Diocese of Bathurst
Situated in New South Wales, Australia, in the ecclesiastical Province of Sydney
Bathurst, Diocese of, situated in New South Wales, Australia, in the ecclesiastical Province of Sydney, comprises the territory immediately west of the Dividing Range; it extends north to the Barwon River, is bounded on the west by the Macquarie River as far up as Warren and thence by a line to the Lachlan River twenty miles below Eauabolong.
HISTORY.—Bathurst (population in 1901, 9,223) was founded in 1824. Owing to the hostility of the aboriginals and other causes, population filtered slowly into the rich Bathurst plains till the first paying goldfield was discovered in the district, in 1851. The first church in Bathurst, says Cardinal Moran, “was nothing better than a bark hut”. It was superseded in 1861 by a fine new edifice (now the cathedral), which was erected at a cost of £12,000 by Dean Grant, pastor of Bathurst for nearly twenty years till his death in 1864. In 1865 Bathurst, then part of the Diocese of Sydney, was made the cathedral center of a new diocese, which extended from the River Murray to Queensland, and from the Blue Mountains to the border of South Australia. That vast and sparsely populated territory was divided at the time into five missions, ministered to by six priests, with seven small churches and six state-aided Catholic schools, attended by 492 pupils. Its first bishop was the Right Rev. Matthew Quinn, who had taken an active part in organizing the Irish Brigade that fought for the defense of the Papal States in 1860. He was consecrated in Dublin, November 14, 1865, and reached Bathurst November 1, 1866, accompanied by five priests and seven pioneer Sisters of Mercy. Years of toilsome organization followed—laborious visitations; opening new missions and supplying them with clergy; church, school, and convent extension; the introduction of the (Australian) Sisters of St. Joseph and the Patrician Brothers; the founding of a Catholic newspaper, the “Record”; the erection of St. Stanislaus’ College, in 1873, at a cost of £15,000, and of St. Charles’ Ecclesiastical Seminary eight years later. Dr. Quinn was a man of great energy, deep piety, cultivated intellect, and, says Cardinal Moran, was one of the “foremost champions of religious education in Australia”. At his death, January 16, 1885, there were in the diocese 28 priests, 56 Catholic schools, 21 convents, 192 nuns, and 5 religious brothers. Dr. Quinn was succeeded by the Right Rev. Joseph Patrick Byrne (consecrated August 9, 1885). In 1887 the new Diocese of Wilcannia was formed out of the Bathurst Diocese. At the same time some districts from the Maitland diocese were added to the Bathurst jurisdiction. Dr. Byrne, says Cardinal Moran, “strenuously and successfully carried on the great work of education and religion begun by his predecessor”, and, like him, was “a model to his clergy in his unwearying and self-sacrificing toil”. St. Stanislaus’ College, which from its foundation had been under the control of secular priests, was in 1888 entrusted to the Vincentian Fathers. It is now (1907) one of the foremost educational institutions in Australia, and noted for the work done in its well-equipped physical and chemical laboratories. When pronounced to be stricken by an incurable malady, Dr. Byrne received from his priests and people, on the Epiphany, 1901, a pathetic demonstration of affection, accompanied by a money gift of £2,530. He passed away on the 12th of January, 1901. To him succeeded the Right Rev. John Dunne—builder, missioner, organizer—who was consecrated September 8, 1901. He is to complete the architecturally fine college of St. Stanislaus, and under his administration the missionary and scholastic traditions of the diocese are well sustained. The efficiency of the Catholic schools is in no small measure due to the system of inspection inaugurated by the Rev. J. J. Brophy, D. D., LL. B. The principal lay benefactors of the diocese are Mr. James Dalton, K.S.G., and Mr. John Meagher, K.S.G.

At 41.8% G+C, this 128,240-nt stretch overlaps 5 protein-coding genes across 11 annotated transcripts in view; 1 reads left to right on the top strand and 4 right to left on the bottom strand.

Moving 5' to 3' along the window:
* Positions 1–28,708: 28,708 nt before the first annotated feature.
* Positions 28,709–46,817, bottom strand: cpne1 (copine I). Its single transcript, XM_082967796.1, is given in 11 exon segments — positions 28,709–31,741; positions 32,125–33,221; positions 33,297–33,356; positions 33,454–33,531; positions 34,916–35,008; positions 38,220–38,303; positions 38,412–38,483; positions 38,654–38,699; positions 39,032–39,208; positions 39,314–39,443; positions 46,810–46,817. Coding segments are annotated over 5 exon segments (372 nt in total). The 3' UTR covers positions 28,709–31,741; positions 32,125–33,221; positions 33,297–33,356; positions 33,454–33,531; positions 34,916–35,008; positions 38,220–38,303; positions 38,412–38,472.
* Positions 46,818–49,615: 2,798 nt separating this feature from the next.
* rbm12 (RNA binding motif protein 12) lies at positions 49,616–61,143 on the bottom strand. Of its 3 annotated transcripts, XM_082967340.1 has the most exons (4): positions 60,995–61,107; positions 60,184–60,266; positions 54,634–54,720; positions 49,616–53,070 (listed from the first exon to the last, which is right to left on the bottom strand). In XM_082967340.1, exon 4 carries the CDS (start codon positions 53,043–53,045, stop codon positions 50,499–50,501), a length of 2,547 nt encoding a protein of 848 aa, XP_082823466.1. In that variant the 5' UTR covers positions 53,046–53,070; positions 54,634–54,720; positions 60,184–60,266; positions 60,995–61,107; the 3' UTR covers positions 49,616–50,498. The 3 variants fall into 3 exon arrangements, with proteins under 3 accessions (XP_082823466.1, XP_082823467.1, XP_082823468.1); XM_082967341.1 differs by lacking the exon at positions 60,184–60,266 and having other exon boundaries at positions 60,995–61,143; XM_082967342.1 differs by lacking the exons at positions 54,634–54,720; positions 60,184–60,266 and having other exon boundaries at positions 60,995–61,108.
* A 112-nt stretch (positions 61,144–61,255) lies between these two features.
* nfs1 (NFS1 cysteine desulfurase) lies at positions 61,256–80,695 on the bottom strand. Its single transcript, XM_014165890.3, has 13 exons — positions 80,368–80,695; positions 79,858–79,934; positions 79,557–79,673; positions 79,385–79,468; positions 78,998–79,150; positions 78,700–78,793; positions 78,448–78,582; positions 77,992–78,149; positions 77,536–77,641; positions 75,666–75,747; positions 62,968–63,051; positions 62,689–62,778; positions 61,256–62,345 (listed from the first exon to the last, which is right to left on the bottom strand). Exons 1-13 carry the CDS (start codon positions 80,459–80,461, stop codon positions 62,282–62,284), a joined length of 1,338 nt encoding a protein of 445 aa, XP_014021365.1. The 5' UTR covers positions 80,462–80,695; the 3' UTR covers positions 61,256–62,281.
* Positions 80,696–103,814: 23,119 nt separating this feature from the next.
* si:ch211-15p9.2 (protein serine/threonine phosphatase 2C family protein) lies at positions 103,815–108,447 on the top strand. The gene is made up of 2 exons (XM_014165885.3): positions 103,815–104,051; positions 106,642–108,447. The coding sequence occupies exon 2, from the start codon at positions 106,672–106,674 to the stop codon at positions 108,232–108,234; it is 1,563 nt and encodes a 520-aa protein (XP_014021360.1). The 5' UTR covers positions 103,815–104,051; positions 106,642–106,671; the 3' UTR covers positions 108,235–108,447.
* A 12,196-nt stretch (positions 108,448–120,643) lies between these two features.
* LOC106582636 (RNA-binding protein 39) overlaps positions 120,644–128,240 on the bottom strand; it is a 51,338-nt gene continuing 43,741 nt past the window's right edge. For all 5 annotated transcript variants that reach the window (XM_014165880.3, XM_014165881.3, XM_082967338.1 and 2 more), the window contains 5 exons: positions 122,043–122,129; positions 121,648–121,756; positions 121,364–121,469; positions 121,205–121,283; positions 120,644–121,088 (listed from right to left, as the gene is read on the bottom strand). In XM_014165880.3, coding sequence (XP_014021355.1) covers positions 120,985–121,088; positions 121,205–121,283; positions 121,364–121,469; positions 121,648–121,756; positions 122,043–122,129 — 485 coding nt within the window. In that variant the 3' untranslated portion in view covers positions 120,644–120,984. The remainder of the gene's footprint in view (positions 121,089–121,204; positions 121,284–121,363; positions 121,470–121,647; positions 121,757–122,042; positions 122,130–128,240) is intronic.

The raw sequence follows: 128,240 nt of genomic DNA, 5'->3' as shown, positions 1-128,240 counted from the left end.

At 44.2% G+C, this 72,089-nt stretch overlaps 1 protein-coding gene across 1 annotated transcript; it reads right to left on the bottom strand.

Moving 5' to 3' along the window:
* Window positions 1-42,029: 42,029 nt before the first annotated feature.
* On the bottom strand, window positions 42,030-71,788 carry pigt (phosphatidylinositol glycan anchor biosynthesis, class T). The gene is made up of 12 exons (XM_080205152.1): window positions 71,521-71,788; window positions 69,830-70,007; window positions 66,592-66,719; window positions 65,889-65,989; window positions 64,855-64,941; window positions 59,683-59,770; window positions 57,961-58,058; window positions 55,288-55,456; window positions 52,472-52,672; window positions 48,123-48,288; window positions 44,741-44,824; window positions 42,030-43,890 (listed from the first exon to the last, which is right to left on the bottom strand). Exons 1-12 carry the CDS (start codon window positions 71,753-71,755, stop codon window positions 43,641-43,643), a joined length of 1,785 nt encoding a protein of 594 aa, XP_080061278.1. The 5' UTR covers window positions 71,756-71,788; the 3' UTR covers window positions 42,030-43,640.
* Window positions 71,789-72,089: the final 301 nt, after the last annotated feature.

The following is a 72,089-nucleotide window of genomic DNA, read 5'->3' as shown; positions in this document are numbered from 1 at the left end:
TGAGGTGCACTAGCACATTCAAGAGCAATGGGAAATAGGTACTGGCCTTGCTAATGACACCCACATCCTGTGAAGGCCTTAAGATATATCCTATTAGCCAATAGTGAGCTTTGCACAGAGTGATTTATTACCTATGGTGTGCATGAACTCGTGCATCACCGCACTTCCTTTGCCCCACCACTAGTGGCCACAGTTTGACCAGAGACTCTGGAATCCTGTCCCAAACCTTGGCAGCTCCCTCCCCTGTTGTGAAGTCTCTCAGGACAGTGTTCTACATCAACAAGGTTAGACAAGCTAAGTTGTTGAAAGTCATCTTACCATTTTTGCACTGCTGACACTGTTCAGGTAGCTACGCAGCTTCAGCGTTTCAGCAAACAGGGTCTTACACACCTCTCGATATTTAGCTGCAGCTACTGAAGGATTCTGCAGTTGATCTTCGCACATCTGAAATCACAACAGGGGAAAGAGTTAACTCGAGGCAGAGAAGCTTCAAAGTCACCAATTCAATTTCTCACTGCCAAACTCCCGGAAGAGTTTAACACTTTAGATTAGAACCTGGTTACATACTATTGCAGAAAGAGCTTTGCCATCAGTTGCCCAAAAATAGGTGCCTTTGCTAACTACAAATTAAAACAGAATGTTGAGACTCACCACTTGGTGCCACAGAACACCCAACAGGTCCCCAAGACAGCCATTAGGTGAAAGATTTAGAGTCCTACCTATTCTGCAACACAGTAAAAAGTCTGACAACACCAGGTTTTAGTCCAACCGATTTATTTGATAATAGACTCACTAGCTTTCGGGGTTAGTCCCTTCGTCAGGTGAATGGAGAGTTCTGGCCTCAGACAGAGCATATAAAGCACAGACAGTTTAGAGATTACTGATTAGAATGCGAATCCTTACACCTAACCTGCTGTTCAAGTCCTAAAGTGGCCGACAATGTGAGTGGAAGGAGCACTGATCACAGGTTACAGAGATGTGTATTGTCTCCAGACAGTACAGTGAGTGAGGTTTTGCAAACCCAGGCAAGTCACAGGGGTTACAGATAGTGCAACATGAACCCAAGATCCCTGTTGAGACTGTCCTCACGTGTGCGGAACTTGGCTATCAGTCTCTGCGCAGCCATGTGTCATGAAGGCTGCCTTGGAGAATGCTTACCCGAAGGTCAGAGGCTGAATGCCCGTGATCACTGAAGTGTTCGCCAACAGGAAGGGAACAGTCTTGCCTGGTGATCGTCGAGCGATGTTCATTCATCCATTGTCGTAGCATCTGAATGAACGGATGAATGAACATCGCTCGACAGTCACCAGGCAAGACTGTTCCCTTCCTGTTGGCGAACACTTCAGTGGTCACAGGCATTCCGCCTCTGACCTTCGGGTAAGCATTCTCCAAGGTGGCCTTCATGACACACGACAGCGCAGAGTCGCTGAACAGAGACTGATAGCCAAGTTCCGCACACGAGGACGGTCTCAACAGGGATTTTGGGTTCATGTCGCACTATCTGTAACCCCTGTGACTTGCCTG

RELIGIOUS STATISTICS.—In the diocese there are: 18 parochial districts; 89 churches; 29 secular priests; 7 regular priests; 7 religious brothers; 242 nuns; 1 college; 8 boarding schools for girls; 11 day high schools; 39 primary schools (with 3,496 pupils); 1 orphanage; 4,298 children in Catholic schools; and a Catholic population of about 27,000.
HENRY W. CLEARY